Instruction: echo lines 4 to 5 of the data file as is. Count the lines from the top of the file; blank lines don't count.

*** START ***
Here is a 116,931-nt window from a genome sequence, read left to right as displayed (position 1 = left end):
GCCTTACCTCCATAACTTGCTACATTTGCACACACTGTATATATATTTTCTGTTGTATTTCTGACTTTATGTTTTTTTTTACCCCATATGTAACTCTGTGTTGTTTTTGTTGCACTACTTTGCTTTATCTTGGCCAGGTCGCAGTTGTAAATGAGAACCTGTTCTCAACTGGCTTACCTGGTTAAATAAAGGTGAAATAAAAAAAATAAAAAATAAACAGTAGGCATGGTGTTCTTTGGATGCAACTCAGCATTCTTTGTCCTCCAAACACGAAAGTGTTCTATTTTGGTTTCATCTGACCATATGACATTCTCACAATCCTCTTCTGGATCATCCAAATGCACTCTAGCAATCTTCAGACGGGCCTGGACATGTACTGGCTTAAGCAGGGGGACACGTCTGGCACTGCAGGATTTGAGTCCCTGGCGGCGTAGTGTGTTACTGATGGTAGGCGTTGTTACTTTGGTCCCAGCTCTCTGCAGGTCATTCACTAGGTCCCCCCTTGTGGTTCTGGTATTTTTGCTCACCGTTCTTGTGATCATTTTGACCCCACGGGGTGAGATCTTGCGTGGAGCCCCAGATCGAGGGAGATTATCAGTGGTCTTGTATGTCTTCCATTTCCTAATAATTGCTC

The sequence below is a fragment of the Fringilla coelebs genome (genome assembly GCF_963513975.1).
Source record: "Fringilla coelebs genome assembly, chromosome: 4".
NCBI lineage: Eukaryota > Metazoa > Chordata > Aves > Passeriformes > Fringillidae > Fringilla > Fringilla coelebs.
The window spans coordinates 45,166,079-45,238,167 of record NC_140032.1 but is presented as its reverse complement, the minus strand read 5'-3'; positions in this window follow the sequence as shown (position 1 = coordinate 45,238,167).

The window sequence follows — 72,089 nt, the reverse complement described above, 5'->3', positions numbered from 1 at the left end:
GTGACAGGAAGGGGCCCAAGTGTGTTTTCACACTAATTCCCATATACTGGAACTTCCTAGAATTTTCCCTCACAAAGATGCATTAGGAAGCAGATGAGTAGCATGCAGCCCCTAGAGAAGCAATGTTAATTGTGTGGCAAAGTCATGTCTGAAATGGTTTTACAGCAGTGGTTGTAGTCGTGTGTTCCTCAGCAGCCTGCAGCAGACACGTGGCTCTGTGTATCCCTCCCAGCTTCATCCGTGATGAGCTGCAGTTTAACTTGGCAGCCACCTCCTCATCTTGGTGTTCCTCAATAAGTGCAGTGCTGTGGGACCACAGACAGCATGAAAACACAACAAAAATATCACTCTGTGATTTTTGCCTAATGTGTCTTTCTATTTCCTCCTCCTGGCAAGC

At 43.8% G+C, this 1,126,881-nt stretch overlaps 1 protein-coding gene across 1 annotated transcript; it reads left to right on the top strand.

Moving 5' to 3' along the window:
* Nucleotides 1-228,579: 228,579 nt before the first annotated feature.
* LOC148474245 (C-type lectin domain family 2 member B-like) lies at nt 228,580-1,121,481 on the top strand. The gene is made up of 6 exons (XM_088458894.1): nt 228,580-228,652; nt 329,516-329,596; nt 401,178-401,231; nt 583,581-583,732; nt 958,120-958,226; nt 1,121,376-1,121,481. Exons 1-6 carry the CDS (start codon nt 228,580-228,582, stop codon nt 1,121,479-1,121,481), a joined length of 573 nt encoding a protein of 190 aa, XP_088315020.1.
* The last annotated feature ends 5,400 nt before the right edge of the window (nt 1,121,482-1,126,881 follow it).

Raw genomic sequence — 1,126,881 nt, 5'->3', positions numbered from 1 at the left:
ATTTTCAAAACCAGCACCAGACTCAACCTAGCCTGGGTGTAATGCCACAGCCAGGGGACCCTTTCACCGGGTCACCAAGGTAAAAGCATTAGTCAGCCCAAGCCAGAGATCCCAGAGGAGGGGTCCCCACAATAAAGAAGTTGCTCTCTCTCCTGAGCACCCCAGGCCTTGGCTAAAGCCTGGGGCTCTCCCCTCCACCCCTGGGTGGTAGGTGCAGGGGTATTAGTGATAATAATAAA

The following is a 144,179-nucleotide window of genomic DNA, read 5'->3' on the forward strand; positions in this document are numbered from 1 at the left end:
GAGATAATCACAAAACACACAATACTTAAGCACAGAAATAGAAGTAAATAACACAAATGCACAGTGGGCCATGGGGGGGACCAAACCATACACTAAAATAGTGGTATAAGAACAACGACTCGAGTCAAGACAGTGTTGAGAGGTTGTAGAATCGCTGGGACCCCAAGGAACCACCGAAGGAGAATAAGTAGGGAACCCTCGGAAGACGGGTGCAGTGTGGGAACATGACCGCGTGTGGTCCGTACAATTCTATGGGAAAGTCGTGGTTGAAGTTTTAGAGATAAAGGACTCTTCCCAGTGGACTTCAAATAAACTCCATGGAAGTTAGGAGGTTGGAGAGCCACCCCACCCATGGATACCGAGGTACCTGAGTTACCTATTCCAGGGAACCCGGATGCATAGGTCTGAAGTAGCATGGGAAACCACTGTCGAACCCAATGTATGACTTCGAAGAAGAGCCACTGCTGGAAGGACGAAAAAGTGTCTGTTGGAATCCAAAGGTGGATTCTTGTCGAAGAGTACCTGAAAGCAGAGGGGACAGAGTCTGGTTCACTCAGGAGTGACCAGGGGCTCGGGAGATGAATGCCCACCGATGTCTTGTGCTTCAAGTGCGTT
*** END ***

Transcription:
Source record: "Fringilla coelebs genome assembly, chromosome: 4".
NCBI lineage: Eukaryota > Metazoa > Chordata > Aves > Passeriformes > Fringillidae > Fringilla > Fringilla coelebs.